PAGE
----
Sept 11 - Summary of business headlines: Stocks rise ahead of Federal Reserve meeting and German court vote; Burberry warning shakes Tiffany, Ralph Lauren and Coach shares; Apple iPhone launch expected Wednesday; Texas Instruments fine-tunes forecast, but no big warning. Sasha Salama reports.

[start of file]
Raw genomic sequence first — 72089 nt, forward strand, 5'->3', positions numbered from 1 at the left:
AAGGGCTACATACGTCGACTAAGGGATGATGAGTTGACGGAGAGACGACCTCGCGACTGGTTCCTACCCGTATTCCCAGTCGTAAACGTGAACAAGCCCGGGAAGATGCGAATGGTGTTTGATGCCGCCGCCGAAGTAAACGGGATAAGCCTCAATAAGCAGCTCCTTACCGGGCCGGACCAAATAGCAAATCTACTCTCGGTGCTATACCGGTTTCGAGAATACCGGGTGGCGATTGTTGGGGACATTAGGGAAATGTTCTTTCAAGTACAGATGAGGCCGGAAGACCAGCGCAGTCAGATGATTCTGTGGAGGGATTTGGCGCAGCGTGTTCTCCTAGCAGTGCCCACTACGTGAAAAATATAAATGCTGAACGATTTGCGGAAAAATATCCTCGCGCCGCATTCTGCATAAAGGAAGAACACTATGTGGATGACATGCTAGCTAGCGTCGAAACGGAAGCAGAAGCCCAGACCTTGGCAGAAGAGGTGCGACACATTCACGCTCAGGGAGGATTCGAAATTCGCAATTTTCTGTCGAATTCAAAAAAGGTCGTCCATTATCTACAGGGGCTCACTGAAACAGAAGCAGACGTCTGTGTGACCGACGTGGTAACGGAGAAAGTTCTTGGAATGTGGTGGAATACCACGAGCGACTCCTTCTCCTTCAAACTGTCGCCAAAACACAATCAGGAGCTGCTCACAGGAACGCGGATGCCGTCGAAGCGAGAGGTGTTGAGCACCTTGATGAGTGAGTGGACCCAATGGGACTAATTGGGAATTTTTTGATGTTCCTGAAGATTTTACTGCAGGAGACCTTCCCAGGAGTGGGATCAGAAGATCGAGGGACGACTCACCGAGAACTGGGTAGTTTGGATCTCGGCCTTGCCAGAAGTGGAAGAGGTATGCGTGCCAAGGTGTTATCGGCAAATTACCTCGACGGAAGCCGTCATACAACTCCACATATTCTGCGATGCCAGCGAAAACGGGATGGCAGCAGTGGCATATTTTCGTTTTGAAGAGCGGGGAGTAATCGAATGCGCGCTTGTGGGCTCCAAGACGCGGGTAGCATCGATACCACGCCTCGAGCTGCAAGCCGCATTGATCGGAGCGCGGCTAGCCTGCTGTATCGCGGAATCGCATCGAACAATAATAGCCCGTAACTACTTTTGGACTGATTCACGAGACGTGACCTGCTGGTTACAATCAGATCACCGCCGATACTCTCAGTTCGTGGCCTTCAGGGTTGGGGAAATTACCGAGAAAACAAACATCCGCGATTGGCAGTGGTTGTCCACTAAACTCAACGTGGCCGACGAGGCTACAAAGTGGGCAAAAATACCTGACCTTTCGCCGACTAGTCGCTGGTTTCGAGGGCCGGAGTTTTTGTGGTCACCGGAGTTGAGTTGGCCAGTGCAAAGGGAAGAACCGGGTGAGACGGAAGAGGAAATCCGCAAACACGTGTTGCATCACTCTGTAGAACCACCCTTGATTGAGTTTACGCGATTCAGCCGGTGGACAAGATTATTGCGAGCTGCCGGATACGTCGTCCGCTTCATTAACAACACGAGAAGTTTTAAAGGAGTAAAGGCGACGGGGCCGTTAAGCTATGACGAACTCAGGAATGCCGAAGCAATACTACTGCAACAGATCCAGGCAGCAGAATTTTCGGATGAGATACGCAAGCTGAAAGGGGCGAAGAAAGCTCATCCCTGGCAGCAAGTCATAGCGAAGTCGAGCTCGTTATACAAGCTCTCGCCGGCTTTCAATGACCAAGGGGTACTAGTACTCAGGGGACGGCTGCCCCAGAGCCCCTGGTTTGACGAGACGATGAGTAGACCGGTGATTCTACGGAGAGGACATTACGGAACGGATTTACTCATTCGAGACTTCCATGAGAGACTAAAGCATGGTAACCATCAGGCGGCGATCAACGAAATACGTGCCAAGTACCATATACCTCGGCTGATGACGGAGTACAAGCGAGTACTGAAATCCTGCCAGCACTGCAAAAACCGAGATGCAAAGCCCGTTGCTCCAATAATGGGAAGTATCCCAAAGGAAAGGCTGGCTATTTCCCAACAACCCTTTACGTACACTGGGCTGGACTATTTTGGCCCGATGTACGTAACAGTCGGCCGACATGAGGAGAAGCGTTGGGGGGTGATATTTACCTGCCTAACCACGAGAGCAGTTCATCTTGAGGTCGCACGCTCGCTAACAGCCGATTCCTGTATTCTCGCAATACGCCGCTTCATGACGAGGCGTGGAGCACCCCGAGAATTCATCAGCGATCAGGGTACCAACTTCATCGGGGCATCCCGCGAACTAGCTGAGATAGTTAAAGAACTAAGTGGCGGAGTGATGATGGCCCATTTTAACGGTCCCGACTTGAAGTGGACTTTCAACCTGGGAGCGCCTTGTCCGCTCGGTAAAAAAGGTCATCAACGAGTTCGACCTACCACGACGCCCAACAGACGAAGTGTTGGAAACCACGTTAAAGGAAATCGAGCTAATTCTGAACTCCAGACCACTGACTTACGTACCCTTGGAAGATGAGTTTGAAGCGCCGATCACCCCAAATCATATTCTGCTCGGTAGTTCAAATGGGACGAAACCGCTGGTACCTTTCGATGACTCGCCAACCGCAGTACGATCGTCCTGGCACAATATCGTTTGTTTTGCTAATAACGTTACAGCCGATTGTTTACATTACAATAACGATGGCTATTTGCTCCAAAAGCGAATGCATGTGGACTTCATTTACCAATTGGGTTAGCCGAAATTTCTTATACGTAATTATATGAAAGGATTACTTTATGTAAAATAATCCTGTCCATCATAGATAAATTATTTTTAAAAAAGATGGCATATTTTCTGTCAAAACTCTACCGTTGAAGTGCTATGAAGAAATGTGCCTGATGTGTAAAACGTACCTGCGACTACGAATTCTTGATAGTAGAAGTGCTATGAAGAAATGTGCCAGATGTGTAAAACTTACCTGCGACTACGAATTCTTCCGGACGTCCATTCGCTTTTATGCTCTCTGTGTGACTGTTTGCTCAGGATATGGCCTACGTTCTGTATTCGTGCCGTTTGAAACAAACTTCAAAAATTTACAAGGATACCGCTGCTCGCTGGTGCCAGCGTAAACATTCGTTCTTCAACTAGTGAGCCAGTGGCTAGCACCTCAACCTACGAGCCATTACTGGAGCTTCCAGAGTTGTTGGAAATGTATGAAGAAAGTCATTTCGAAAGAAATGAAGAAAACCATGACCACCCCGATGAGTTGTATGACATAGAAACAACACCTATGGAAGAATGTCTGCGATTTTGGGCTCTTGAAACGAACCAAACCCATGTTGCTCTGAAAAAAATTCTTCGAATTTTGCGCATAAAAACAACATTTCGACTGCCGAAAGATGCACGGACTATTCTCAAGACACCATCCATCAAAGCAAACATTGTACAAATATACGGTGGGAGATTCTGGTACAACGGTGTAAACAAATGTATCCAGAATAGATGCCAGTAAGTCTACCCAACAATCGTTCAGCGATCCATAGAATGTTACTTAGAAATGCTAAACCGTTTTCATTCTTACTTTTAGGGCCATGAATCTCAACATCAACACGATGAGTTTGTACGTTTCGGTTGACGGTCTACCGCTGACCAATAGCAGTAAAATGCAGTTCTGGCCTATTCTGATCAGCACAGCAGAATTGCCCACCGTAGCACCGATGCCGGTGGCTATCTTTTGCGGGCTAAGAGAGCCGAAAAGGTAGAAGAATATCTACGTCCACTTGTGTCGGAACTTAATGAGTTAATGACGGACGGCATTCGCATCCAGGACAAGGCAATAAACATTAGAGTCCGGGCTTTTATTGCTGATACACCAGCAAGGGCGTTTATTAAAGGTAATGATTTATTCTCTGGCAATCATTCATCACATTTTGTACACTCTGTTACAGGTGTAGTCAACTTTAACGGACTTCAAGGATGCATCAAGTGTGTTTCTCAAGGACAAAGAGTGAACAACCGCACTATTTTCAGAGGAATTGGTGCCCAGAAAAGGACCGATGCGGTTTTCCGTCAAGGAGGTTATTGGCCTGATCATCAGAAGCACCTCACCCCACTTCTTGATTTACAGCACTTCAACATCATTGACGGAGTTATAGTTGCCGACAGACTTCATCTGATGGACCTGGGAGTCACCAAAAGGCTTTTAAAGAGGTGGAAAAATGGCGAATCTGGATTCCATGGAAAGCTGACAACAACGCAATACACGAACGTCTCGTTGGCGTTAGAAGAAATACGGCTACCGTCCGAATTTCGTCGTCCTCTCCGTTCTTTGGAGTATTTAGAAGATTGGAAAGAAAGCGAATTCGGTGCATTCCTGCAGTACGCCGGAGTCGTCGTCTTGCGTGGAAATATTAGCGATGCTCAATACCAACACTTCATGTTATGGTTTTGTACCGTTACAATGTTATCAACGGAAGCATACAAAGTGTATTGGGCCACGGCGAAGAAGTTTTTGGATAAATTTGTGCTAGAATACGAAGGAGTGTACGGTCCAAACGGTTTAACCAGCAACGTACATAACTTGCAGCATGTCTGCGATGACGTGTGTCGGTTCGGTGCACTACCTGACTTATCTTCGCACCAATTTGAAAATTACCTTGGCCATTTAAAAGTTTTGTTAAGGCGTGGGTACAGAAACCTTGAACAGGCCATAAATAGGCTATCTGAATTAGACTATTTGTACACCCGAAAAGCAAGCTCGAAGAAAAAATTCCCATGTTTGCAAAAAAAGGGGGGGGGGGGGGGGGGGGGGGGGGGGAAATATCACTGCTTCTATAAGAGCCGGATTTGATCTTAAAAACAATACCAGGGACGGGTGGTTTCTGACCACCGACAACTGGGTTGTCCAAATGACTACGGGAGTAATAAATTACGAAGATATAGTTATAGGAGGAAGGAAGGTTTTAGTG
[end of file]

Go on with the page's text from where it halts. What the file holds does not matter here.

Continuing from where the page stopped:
Stocks rallied to their highest levels in nearly five years ahead of key decisions in the U.S. and Germany. Federal Reserve officials begin their two-day interest rate policy meeting Wednesday. Many investors expect the Fed to announce more stimulus measures to revive the sluggish U.S. economy. But international investor, Jim Rogers, is skeptical. SOUNDBITE: JIM ROGERS, CEO, ROGERS HOLDINGS, (ENGLISH) SAYING: "QE1 failed. QE2 failed. You really think it's going to work? Never in history has printing money made the fundamental change in any economy. Of course, it blows up a few sectors for a while, improves them for a while. But this is not going to solve our problems. This is going to make our problems worse." One area of the economy that could be vulnerable after a nearly three-year boom…high-end retailers. British fashion house, Burberry, warned that full-year profits will fall at the lower end of forecasts in the wake of an economic slowdown in China and Europe's debt crisis. That warning hit others in the luxury goods sector including jeweler Tiffany, which already cut its forecasts for the second, straight quarter, retailer Ralph Lauren and handbag maker Coach. Apple rolls out its latest iPhone Wednesday - the iPhone 5. JP Morgan's chief economist wrote in a note to clients that the iPhone 5 could not only help Apple's bottom line but also could give a significant boost to the U.S. economy in the fourth quarter. In its mid-quarter update, chipmaker Texas Instruments raised the low-end of its earnings forecast. Ahead of that update, tech stocks barely budged. The Dow and S&P rose less than one percent. Banks led the gains in Europe with Germany's Dax closing at a new high for the year. Germany's high court is expected to rule Wednesday on whether that country can participate in a European bailout fund. The expectation is it will rule in favor. Sasha Salama, Reuters.